Los Angeles Times
Ban new gas stations in L.A.?
Meh. There are better ways for city leaders to reduce use of fossil fuels and encourage electric cars.
Should Los Angeles join a handful of Bay Area cities that have banned new gas stations? At first glance, the idea proposed by Councilman Paul Koretz sounds like a logical step. To avoid disastrous climate change, we need to stop building new fossil fuel infrastructure. That means enacting policies to swiftly replace gas- and diesel-guzzling vehicles with zeroemission models, but also doing much more to support the widespread and equitable deployment of charging stations as the number of electric vehicles on the road climbs. And with California poised to phase out sales of gas-powered cars by 2035, it seems foolish to keep building more fueling stations, especially in a city that is already saturated with them.
But stopping the building of new gas, diesel or other fossil-fuel pumps in the city would have little real effect and should not be a top priority of city leaders, who have more effective actions they can take to accelerate the switch to electric cars and make planet-endangering fossil fuels a thing of the past.
Koretz, who is running for city controller, was inspired by the actions the city of Petaluma, north of San Francisco, which last year approved what was described as the nation’s first prohibition on the construction of new gas stations. Other cities, including Rohnert Park and Sebastopol in Sonoma County, have since adopted similar bans, and a coalition of environmental groups and local government officials have mounted a campaign to replicate the policy across California and the nation. But Koretz’s May 2021 motion to draft an ordinance barring new gas stations in Los Angeles is still awaiting a hearing. Fossil fuel interests have predictably vowed to opposed any such move by Los Angeles, and some have criticized it as nothing but a symbolic ploy.
Though it would be more than symbolic, recent data indicate any changes would be modest.
Only eight permits for new gasoline or natural gas fueling stations or pumps were issued from 2016 to summer 2021, according to information provided to Koretz’s office by the Department of Building and Safety. Most of the recently issued permits are in South L.A., including at 7-Eleven, Shell, Sinclair and World Oil locations, but also at a Costco in Pacoima and other businesses in the San Fernando Valley.
To be clear, there are good reasons to end construction of new gas stations, which, beyond fueling climate change, also have a tendency to become costly environmental cleanup sites. The underground storage tanks they use can contaminate soil and groundwater and pose risks to drinking water supplies for years after they close. A statewide 2021 assessment by the State Water Resources Control Board found 136 improperly abandoned underground fuel storage tank facilities, many of them old gas stations, including a dozen in disadvantaged communities and within 1,000 feet of a municipal water supply well.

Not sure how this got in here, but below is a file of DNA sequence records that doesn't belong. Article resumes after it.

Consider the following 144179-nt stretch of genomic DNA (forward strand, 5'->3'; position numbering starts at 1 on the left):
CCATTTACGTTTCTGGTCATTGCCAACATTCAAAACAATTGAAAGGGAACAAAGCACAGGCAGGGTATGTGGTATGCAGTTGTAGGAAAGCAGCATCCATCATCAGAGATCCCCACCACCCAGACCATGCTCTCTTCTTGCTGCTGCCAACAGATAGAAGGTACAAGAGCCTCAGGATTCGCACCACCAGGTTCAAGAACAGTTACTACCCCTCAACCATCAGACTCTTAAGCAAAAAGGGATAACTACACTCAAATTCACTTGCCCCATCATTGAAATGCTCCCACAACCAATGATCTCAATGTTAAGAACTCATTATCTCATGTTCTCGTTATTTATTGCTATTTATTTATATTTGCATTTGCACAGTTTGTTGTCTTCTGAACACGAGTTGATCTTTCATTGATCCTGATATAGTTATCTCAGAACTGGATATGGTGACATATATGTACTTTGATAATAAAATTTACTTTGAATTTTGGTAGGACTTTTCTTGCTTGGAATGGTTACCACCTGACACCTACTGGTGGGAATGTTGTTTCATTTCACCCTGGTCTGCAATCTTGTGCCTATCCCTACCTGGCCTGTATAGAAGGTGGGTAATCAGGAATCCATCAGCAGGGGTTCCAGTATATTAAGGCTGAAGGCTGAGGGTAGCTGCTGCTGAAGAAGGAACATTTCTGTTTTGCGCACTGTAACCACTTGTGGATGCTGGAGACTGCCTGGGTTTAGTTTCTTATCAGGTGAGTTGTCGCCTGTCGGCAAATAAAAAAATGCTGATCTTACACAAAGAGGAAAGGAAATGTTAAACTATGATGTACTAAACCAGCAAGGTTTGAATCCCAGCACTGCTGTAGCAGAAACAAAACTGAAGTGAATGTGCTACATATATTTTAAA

Prohibition or not, the market for new gas stations is bound to shrink anyway, as demand for gasoline decreases through the state’s evolving zero-emission vehicle mandates and as electric cars become more price competitive with gas-fueled models. There is no doubt the state’s end goal, at least for automobiles, is the elimination of planet-warming fossil fuels and the infrastructure that supports them. The state Air Resources Board’s new testing facility in Riverside, after all, features a sculpture of a fossilized gas station — a not-sosubtle symbol of the future California regulators are pursuing.
A well-crafted prohibition on new gas stations could be a small part of Los Angeles’ climate agenda, so long as it doesn’t undermine economic and neighborhood development. But it should be a far lower priority than, say, electrifying the city’s homes, buildings and transportation system and ending oil drilling. It’s awful that wells continue to operate next to homes and schools and endanger people’s health in low-income communities of color (and state officials are still approving new wells).
Far more important and deserving of attention and resources are measures to speed up expansion of L.A.’s vehicle charging network and other measures that will smooth the transition to electric cars. We need stronger rules and programs that focus on low-income communities and apartment dwellers who face more economic and logistical barriers to adopting zero-emission vehicles.
The city has taken good steps in recent years, including updating its building code to increase the number of car chargers and electric vehicle parking spaces in new construction and launching an electric vehicle master plan that will include a road map for electrifying the city’s entire fleet of more than 10,000 vehicles and deploying more public charging stations, among other actions.
But officials can do much more. Ultimately, Los Angeles’ success will depend more on focusing efforts to make streets friendly to electric vehicles, public transportation, walking and biking than on halting development of new gas stations.